Who is ‘Eeshwar’ in whose name top constitutional functionaries and legislators take oath of office? This question posed in an RTI query, has left the Law Ministry stumped. It said there is no constitutional provision defining the term.

RTI-applicant Shradhanand Yogacharya also raised another query, the meaning behind “Satyameva Jayate”, the motto inscribed at the base of the national emblem.


The application, which was addressed to the President’s Secretariat, was transferred to Home Ministry which forwarded it to the Law Ministry.

Failing to get any satisfactory response, Shradhanand took the matter to the Central Information Commission where, during the hearing held through video conferencing, a Law Ministry official told him that they can only provide information which is part of the records.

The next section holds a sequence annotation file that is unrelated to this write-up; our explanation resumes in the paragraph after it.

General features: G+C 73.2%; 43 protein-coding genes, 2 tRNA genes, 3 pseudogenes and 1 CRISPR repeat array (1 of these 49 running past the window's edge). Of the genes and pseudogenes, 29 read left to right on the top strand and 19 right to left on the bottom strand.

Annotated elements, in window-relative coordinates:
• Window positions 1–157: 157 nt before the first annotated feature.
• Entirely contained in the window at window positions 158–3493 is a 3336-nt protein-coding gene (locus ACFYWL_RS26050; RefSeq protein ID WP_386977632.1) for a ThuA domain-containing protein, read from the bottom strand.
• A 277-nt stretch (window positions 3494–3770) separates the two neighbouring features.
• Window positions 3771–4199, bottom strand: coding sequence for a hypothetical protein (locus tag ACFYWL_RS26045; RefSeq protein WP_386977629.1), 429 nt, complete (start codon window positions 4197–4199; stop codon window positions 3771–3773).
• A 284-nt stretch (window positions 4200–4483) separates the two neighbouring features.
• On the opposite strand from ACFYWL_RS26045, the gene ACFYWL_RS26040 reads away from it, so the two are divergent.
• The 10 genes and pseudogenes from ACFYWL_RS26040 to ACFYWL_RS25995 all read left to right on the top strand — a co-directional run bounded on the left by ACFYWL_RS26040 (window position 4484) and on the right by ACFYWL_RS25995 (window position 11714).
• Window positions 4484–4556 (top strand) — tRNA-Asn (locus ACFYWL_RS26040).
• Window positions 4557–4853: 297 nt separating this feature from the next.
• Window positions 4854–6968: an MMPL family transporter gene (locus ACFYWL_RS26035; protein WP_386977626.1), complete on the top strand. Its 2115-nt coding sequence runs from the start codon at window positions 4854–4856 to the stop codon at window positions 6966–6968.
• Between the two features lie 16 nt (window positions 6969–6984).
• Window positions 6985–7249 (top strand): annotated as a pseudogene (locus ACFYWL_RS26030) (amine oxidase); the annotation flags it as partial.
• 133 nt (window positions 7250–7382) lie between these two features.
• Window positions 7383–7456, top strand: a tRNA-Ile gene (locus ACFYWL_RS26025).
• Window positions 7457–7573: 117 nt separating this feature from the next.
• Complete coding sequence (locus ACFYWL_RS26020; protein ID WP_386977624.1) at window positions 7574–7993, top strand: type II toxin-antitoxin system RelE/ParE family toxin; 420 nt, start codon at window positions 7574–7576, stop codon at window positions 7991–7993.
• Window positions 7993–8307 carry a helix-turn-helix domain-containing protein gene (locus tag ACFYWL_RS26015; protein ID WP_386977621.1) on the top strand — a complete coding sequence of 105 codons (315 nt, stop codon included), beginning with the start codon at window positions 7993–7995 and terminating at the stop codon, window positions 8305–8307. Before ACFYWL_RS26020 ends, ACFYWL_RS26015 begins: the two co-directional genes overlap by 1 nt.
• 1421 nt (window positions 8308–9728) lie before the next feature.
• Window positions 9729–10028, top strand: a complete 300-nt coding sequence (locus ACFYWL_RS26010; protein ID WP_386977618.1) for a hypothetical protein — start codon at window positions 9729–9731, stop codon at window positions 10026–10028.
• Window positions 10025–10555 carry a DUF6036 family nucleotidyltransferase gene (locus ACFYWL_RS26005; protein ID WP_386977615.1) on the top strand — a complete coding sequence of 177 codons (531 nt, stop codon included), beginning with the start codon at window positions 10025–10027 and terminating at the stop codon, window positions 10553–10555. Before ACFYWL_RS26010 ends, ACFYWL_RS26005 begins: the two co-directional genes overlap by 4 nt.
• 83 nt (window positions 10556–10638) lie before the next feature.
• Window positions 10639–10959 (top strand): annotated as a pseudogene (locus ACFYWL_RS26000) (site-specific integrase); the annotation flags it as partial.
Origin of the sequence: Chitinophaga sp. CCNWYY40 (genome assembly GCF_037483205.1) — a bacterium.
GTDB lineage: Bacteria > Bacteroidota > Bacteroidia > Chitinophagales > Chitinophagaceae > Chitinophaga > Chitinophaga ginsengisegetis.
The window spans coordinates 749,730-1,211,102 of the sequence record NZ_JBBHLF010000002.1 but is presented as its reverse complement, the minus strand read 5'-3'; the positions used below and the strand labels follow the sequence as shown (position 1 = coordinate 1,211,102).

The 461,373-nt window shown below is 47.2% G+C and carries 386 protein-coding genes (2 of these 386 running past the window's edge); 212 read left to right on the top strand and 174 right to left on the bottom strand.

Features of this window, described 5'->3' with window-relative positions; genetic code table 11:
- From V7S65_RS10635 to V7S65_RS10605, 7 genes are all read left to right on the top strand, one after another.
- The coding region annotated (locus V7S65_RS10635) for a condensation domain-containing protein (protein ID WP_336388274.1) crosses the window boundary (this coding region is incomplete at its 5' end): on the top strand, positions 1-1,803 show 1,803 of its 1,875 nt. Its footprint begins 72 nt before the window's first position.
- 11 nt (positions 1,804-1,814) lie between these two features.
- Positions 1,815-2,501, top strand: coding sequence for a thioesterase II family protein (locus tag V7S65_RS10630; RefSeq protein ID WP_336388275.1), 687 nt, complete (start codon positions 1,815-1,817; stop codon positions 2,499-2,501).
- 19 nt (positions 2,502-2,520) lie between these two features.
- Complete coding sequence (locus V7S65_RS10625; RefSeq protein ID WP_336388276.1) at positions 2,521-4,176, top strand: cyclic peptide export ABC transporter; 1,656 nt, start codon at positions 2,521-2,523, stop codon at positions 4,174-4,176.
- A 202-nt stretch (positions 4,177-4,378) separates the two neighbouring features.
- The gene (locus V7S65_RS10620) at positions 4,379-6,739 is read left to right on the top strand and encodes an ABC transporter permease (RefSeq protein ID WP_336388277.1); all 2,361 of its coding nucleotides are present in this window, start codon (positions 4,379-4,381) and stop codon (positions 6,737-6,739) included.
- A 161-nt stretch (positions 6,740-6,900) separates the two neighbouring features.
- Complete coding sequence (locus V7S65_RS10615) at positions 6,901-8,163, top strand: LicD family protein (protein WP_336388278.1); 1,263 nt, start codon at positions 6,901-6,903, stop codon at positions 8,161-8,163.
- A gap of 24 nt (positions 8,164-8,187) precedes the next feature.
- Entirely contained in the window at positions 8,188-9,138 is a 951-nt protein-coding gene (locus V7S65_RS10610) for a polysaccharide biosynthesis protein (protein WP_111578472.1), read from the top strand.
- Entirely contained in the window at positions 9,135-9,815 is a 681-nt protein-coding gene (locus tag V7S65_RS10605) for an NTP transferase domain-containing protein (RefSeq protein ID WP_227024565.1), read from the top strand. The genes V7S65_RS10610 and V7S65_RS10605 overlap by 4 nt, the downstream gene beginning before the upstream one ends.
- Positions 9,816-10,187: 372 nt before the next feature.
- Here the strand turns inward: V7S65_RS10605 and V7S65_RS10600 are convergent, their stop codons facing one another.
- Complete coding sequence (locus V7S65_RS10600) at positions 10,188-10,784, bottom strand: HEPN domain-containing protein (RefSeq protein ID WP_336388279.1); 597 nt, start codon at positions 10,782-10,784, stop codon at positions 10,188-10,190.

Central Public Information Officer S K Chitkara also tried to convince the applicant that “Satyamev Jayate” was not part of any Constitutional provision and terms like ‘truth’, ‘religion’, ‘caste’ were not defined in any part of the Constitution hence no information could be provided.

He asked the applicant to understand the expressions in the context of circumstances or based on judicial explanations available in various judgements or law books.

Chitkara told Shradhanand that meaning of words like Eeshwar, Satya, Jati, Nyay and Dharma are supposed to be explained by teachers and Acharyas but cannot be asked under the RTI Act where the term ‘information’ is clearly defined under the law.

Intrigued by the debate between the applicant and the CPIO, Information Commissioner Sridhar Acharyulu also chipped in and asked the applicant “Can you define Eeshwar and Truth?” to which he had no answer.